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One Universe: At Home in the Cosmos


energy: TOC for Knowledge Concepts, Exercises, and Solutions

Two of the most fundamental questions we ask when studying any object
in the universe are: (1) how bright is it?  and (2) how far away is it?
It turns out these two quantities are connected by an INVERSE SQUARE 

The word "brightness" is unclear; does it mean how much luminous energy
an object gives off?  Or does it mean how much light you see coming from
that object?  Astronomers use two words to break the ambiguity: luminosity
and flux.

LUMINOSITY is the amount of energy an object gives off per unit time.
This quantity is often given in units of joules/second, otherwise known
as Watts (W).  This is the same unit that's used in electric circuits,
but in the form of radiated energy rather than electric power.

   e.g. The Sun's luminosity is 3.9 * 10^26 W
   e.g. A 60-watt light bulb requires 60 W of electric power to
        operate, but only gives off about 6 W of luminosity in visible
        light!  (Rather inefficient...)

FLUX is the amount of energy from a luminous object that reaches a given
surface or location.  This quantity is often given in watts per square
meter (W/m^2).  This is how bright an object appears to the observer.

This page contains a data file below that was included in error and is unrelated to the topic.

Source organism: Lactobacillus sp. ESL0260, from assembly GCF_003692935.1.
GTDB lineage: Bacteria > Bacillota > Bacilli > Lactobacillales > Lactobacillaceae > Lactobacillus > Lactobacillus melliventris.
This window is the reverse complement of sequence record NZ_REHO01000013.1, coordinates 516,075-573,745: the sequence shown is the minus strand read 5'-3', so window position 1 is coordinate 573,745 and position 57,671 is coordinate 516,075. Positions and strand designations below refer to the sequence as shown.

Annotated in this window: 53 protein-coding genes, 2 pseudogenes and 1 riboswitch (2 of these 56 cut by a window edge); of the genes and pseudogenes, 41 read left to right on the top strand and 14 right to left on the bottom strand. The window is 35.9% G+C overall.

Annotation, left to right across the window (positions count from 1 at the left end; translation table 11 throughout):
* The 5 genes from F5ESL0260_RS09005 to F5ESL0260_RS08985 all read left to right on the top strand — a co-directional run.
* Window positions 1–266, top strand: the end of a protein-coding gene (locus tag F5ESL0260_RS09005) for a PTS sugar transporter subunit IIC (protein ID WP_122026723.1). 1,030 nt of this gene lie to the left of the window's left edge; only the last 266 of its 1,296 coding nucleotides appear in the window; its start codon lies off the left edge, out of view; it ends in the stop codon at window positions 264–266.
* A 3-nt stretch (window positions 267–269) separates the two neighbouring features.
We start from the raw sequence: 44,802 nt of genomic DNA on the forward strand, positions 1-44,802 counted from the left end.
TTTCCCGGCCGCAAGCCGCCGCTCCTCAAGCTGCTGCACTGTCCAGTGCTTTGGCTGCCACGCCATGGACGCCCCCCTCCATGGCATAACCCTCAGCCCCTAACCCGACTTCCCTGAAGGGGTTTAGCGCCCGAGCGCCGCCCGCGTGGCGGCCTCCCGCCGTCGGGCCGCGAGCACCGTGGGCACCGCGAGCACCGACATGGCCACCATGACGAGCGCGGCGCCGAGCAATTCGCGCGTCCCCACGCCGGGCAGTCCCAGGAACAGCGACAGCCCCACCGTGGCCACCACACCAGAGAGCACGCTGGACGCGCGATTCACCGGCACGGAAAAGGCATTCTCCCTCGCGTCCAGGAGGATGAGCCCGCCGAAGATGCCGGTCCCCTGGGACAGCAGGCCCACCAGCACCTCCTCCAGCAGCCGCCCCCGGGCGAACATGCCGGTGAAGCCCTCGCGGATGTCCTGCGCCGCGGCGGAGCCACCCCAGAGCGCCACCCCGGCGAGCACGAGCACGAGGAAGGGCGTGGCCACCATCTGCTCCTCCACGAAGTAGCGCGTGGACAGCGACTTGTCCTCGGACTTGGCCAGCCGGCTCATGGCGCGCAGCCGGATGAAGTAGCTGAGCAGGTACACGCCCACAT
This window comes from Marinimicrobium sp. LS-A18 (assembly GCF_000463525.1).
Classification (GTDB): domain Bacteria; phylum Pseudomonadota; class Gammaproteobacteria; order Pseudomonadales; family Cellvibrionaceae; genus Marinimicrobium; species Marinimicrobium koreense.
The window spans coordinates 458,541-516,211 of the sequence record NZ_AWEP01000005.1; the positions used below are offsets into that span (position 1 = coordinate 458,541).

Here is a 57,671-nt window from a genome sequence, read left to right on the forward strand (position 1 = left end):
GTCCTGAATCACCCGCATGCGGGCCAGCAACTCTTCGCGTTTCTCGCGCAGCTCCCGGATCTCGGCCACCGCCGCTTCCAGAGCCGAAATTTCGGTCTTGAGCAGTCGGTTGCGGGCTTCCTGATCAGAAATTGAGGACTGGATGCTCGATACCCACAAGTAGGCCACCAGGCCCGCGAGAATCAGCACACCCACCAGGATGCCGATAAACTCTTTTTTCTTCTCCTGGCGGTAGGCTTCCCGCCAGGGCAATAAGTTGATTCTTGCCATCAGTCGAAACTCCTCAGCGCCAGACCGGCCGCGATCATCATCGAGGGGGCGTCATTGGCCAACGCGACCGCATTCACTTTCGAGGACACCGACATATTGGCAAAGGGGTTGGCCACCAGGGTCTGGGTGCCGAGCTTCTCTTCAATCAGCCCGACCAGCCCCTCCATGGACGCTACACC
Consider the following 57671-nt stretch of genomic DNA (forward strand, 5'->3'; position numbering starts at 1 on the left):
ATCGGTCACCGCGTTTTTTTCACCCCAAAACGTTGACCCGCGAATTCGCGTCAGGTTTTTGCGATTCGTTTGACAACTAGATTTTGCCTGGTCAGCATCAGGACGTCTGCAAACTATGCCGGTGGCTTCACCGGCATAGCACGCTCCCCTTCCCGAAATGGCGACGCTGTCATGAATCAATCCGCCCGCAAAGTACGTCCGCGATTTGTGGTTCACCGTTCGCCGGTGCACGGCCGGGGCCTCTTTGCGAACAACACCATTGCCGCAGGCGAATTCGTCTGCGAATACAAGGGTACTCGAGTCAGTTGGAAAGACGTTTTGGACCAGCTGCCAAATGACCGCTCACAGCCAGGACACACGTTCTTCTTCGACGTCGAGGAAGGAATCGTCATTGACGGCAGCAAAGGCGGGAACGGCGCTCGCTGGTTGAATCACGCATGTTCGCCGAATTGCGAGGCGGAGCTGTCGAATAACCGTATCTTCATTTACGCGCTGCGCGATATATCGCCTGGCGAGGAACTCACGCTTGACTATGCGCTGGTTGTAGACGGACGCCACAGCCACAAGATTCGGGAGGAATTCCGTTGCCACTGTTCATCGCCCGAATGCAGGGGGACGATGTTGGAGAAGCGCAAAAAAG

e.g. The Sun's flux on Earth is about 1400 W/m^2 

Luminosity and flux are related mathematically.  We can visualize this
relationship: imagine a light source that has a luminosity of 100 W,
enveloped by a round balloon that has a surface area of one m^2.  Then
that balloon receives a total flux of 100 W/m^2.  If the light source is
shining equally brightly in every direction, then every spot on that
balloon receives a flux of 100 W/m^2.  In other words, the flux is
given by the luminosity divided by the surface area of the balloon.

A sphere's surface area is related to its radius by A = (4 * pi * r^2).
So imagine a sphere of radius r surrounding an object with luminosity L.
Any object on the surface of that sphere, then, would receive a flux

      F = ------------  
          4 * pi * r^2

(Remember that pi = 3.1416 or so.)  Notice the r^2 in the denominator;
so if you double r, the flux is 1/r^2 or one-fourth what it was.
   If you triple r, the flux is 1/r^2 or one-ninth what it was.
     " quadruple r, the flux is 1/r^2 or one-sixteenth what it was.

This kind of relationship is called an INVERSE SQUARE law.  To compute
the flux from any object onto any observer, visualize the distance 
between the object and the observer as the radius of a large sphere.

   e.g. If you're standing 2 meters away from a light source
        that has a luminosity of 9 watts, the flux on you is

               9 W
     F = ------------------ = 0.18 W/m^2
         4 * 3.14 * (2 m)^2	 4 * 3.14 * (2 m)^2

Astronomers usually measure the flux of distant objects onto their
telescopes - this is the basic thing we do with telescopes, in fact!
So if we also know the object's distance, we can compute its luminosity,
and vice versa.